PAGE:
Some more rugged terrain followed and the breakaway grew unruly, with attacks and splits starting to come in the face of disorganisation. The first split came with 80km to go and contained Leemreize, Oomen, Bouwman, Covi, Fortunato, Vansevenant, Pedrero, Carthy, Ciccone, and Martin. However, the break came back together again 10km later. It wasn’t together for long. With 65km to go Van der Poel launched a huge attack on the right-hand side of the road. He gained a big gap before others sprang in response. Martin, Covi, and Gall were the counter-attackers in question and they made it over to the Dutchman to make it four out front. As they moved 30 seconds clear of their former companions, the flurry of action, coupled with a relaxed peloton, saw the gap between the break and bunch rise beyond the six-minute mark, giving hope of contesting for the stage win.
The end of the rolling terrain gave way to an intermediate sprint Pergine Valsugana with 46km to go. Martin led across from the lead group, which, despite Jumbo-Visma chasing behind, had opened a minute on the rest of the break and seven on the peloton.
The first major test came in the form of the Passo del Vetriolo, a cat-1 climb 11.8km long at 7.7%. With the gap at 1:20, Carthy quickly looked to push on in the group behind, dragging away a selection that also featured Buitrago, Bouwman, Hirt, and Vansevenant. Leemreize was also there, yo-yoing off the back. Covi was dropped from the front group before the Carthy group made it across to make it nine up front. They stayed together until the summit, with 34km to go, where Bouwman helped himself to 40 more mountain points.
Back down the mountain, there had been an ominous shift in proceedings. As they did on stage 16, Bahrain Victorious muscled their way past Ineos at the head of the peloton and quickly lifted the pace. An early casualty was Alejandro Valverde (Movistar), who started the day 10th overall. By the time they reached the summit, with numbers dwindling, they had cut the gap to the leaders to five minutes.
A 12km descent followed and Leemeize went full gas. Van der Poel followed suit and soon the pair were away. Their descending skills gave them a lead of 30 seconds when they hit the valley, and then the gap doubled when the group behind stopped working together and started arguing with each other.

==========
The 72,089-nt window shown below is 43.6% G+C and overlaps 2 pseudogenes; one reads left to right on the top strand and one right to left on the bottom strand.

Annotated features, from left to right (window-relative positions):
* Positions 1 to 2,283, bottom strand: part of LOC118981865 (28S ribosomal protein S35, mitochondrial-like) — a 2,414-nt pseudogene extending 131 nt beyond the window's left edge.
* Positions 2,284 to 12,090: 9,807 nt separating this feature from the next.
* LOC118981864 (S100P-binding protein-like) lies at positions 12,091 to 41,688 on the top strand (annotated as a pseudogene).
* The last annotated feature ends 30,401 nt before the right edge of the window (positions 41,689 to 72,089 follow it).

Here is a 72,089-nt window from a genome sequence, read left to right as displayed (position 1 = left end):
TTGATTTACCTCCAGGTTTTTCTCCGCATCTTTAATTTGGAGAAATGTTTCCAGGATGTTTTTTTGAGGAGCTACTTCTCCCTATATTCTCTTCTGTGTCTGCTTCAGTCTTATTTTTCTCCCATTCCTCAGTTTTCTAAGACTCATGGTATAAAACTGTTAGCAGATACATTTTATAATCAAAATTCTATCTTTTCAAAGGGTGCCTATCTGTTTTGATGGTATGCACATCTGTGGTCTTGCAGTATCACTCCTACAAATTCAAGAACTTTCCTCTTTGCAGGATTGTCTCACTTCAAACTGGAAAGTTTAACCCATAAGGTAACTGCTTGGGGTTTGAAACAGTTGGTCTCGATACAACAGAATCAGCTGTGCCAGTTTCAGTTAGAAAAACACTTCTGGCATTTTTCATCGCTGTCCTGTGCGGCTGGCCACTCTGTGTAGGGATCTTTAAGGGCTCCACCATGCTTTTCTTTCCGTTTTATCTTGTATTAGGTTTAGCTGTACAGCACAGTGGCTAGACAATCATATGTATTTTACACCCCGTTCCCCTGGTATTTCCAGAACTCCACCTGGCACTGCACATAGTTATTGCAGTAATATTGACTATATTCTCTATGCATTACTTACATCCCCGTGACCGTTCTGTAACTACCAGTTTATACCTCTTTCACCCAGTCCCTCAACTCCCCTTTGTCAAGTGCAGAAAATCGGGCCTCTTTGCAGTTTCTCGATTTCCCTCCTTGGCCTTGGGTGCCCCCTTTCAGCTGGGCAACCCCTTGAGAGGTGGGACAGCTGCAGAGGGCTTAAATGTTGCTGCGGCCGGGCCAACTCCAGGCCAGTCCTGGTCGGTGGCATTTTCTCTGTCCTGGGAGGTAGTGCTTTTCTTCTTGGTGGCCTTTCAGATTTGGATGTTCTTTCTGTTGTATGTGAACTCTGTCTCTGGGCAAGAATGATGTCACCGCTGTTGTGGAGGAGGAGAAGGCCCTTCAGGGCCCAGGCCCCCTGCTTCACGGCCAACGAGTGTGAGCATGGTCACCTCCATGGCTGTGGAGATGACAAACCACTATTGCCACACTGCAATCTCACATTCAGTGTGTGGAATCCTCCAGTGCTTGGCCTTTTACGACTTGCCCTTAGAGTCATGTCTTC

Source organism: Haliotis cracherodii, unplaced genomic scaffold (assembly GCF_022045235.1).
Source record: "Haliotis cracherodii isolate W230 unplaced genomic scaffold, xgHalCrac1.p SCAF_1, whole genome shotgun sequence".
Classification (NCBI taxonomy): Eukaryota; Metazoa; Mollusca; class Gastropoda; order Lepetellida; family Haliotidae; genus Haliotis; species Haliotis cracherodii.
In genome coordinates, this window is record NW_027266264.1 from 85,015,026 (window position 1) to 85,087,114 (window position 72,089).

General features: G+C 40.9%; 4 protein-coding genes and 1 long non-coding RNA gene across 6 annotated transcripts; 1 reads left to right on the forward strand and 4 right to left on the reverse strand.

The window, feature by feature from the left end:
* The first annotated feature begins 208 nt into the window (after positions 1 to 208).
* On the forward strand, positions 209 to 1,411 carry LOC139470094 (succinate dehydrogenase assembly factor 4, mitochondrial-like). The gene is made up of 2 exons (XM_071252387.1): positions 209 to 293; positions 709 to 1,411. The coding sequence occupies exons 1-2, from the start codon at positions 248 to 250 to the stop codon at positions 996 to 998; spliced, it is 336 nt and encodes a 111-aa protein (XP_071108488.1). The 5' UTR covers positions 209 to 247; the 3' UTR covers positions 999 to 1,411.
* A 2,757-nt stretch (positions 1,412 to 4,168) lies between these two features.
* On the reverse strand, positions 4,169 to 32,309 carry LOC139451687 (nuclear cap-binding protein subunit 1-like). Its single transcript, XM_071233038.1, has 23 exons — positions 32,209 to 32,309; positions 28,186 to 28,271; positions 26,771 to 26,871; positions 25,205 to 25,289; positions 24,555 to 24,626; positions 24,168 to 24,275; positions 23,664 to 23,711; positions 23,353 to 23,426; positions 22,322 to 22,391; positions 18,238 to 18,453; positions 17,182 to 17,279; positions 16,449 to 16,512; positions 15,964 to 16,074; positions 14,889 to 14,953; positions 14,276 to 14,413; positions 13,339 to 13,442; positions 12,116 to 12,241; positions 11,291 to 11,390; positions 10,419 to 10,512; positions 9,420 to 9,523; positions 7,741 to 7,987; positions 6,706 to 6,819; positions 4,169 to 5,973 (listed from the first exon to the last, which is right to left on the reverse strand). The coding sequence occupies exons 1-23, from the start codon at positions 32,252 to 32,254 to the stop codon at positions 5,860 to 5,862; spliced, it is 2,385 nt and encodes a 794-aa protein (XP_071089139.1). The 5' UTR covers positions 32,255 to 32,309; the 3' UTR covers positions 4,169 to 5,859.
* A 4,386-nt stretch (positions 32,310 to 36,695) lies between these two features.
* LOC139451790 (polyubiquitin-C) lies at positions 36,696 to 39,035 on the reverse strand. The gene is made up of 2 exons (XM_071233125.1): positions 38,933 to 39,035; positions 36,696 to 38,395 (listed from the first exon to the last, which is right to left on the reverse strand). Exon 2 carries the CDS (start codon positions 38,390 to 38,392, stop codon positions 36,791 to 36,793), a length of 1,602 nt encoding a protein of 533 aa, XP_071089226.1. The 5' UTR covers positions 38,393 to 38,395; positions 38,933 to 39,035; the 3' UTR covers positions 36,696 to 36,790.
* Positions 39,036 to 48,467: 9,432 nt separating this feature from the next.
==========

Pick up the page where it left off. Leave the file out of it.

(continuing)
Once again, an intermediate sprint, at Caldonazzo with 18km to go, signalled the start of the final climb. Van der Poel and Leemreize went through with a lead of 1:15 and hit the Monterovere ascent, 7.9km at a steep 9.9%. Van der Poel quickly took the opportunity to attack Leemreize, gaining daylight but never managing to definitely drop his compatriot. After around 5km, Leemreize made his way back on and moved clear as Van der Poel began to fade. Behind, Carthy tried to force the issue 1:30 down the road, dropping Bouwman and Martin, but 3.5km from the top it was Buitrago who attacked Carthy and Hirt and began to make inroads.
In the bunch behind, Ineos had taken back over on the approach and continued onto the lower slopes but it wasn’t long before Bahrain moved up to lift the pace once more. That spelled immediate trouble for Almeida, who started dangling off the back of the GC group some 7km from the summit. A huge turn from Domen Novak handed over to Poels with only a dozen riders left in the group. Almeida was properly dropped and so were Nibali and Pozzovivo. Before Poels was done, Porte took it up for Ineos and caused even more damage. Only his leader Carapaz, plus Hindley, Landa, and Poels could follow. A kilometre or so later, Landa launched an attack but couldn’t shake Carapaz or Hindley, while his teammate Poels managed to dangle but hang in there.
On the upper reaches of the Monterovere, Van der Poel faded fast, as Buitrago moved past him in pursuit of Leemreize at 30 seconds. The Colombian gained all the way to the top as it was Leemreize’s turn to fade. The pair came together in the final 500 metres, and Buitrago was soon on the attack. Leemreize responded well at first but another kick forced him to bow his head. From there, with 8km to go, he made no mistake.
Behind, Poels produced a huge ride to hang in with Landa, who tried an acceleration at the top of the climb. But the GC trio would not be separated. That was, however, until the final kick for the line, where Carapaz and Hindley looked noticeably fresher and Landa struggled across, on the podium but with cause for concern.
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Deputy Editor - Europe. Patrick is an NCTJ-trained journalist who has seven years’ experience covering professional cycling. He has a modern languages degree from Durham University and has been able to put it to some use in what is a multi-lingual sport, with a particular focus on French and Spanish-speaking riders. After joining Cyclingnews as a staff writer on the back of work experience, Patrick became Features Editor in 2018 and oversaw significant growth in the site’s long-form and in-depth output. Since 2021 he has been Deputy Editor - Europe, taking more responsibility for the site’s content as a whole, while still writing and - despite a pandemic-induced hiatus - travelling to races around the world. Away from cycling, Patrick spends most of his time playing or watching other forms of sport - football, tennis, trail running, darts, to name a few, but he draws the line at rugby.